Neil Young’s Film Lounge – Man on the Moon

Published on: March 23rd, 2004

Man on the Moon

7/10

USA 1999, dir. Milos Forman, stars Jim Carrey, Courtney Love

Just many people – actually, change that to most – didn’t get Andy Kaufman, so I suspect many people – OK then, most people – just won’t get Man On The Moon either. Fair enough, Kaufman knew he was never going to be a universally popular, globally famous comic star like, say, Jim Carrey. And I must admit I didn’t quite get The People vs Larry Flynt, this director’s previous film, which, like Man on the Moon, was a 70s-set unorthodox biopic of a controversial figure who ended up marrying a character played by Courtney Love before being cut down in his prime. Incidentally, shouldn’t this practice of a director ploughing the same furrow twice now go into dictionaries as ‘doing a Darabont?’

Part of the reason Man on the Moon will divide audiences is the fact that, as with The Truman Show, this is not a Jim Carrey crazy comedy – hence the walkouts in US multiplexes by disgruntled 11-year-olds. Like Kaufman’s act, and Truman, it may not even be a comedy at all. Kaufman isn’t a big name in the US these days and is even more obscure in Britain. But even among Kaufman fans, there’s a Jim Carrey pretending to be a comedianlot to object to in Man on the Moon. It’s silly, people will say, to have everybody from Taxi playing themselves, but without any make-up or anything apart from Jeff Conaway’s ludicrous Kenickie wig – Judd Hirsch looks about 70, they will complain. And why does Danny De Vito play Kaufman’s agent, thus preventing him from recreating his cab-fuhrer Louie? And why, when Kaufman gets cancer and loses his hair, don’t they even try to make Carrey look any thinner… And on, and on.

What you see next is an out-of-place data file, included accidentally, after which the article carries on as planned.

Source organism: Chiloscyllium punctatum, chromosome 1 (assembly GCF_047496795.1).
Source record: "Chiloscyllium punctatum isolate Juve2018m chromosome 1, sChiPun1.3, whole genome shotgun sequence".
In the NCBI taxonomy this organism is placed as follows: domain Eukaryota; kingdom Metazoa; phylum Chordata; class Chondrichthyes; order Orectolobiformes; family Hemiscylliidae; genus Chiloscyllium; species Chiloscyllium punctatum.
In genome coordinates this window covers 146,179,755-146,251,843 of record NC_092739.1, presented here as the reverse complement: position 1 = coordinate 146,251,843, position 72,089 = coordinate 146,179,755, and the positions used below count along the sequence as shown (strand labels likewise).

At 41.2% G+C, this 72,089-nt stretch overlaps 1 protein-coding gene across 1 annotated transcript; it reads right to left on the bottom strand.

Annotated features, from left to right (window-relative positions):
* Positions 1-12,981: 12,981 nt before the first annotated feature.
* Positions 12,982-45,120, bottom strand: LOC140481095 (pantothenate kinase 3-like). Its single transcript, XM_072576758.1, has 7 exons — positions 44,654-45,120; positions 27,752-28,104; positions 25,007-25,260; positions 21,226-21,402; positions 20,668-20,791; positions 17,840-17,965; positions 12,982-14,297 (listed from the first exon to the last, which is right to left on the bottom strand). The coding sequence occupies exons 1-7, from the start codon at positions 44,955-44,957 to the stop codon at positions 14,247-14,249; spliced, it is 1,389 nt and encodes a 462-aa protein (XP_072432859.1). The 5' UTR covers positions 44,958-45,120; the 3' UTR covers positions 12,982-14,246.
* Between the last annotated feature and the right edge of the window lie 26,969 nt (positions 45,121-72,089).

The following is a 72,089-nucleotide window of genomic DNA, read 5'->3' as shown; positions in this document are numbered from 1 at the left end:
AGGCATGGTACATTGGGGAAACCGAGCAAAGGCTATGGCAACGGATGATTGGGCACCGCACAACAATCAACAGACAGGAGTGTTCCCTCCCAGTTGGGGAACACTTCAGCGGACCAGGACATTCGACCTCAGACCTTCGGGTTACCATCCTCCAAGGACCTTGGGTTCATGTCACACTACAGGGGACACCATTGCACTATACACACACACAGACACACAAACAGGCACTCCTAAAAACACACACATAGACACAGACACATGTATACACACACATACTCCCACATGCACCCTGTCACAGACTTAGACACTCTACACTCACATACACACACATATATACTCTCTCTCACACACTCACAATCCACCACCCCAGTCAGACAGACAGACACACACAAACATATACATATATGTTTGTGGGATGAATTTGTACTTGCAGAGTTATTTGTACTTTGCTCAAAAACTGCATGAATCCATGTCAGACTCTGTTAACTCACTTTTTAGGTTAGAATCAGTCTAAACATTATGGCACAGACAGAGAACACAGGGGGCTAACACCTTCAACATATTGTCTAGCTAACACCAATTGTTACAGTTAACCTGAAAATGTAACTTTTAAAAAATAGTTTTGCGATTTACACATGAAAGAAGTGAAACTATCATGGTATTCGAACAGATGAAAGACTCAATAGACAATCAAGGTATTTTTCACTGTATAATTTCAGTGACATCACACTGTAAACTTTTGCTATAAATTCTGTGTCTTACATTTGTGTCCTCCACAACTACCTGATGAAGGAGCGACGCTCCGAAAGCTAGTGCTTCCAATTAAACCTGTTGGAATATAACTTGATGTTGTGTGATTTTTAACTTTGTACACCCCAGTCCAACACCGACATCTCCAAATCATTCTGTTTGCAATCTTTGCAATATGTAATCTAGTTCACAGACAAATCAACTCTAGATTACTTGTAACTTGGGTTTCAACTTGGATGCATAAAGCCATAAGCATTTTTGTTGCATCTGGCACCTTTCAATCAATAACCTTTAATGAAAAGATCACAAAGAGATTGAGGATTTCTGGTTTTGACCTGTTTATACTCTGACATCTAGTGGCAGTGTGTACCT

Well, I think Forman knew exactly what he was doing when he did all those things. They were his choices, and he made them because they were right for the material, regardless of what the audience wants, or thinks it wants. Forman has taken these kinds of risks before, as when he allowed Jeffrey Jones to play the Emperor as an American in Amadeus. On paper, disastrous – on celluloid, magical. Like Kaufman, Forman throws the viewers’ expectations back in their faces – there’s hardly any ‘proper’ biographical material, such as Kaufman’s childhood, or how he met his various collaborators, or how he came up with his various routines – and, as we see in the movie, sometimes the last thing an audience wants is to have their expectations frustrated, or even questioned. Kaufman was, this film proves, that rarity in America, a genuinely subversive talent who made a difference on the national stage, and as such entirely deserving of such cinematic treatment.

There are several cracking scenes – Carrey’s uncanny recreation of Kaufman’s Latka-Elvis routine, his Las Vegas wrestling interlude with Jerry Lawler, his outrageous restaurant antics as Kaufman’s boorish Tony Clifton alter-ego – but Man on the Moon isn’t a great film as such. Forman’s visuals are, too often, pancake-flat, and he occasionally is guilty of going for cheap sentimental effects. But this a great story about a kind-of-great individual, the like of which American culture could well do with today. It’s clearly not suitable for everybody, thank God.

by Neil Young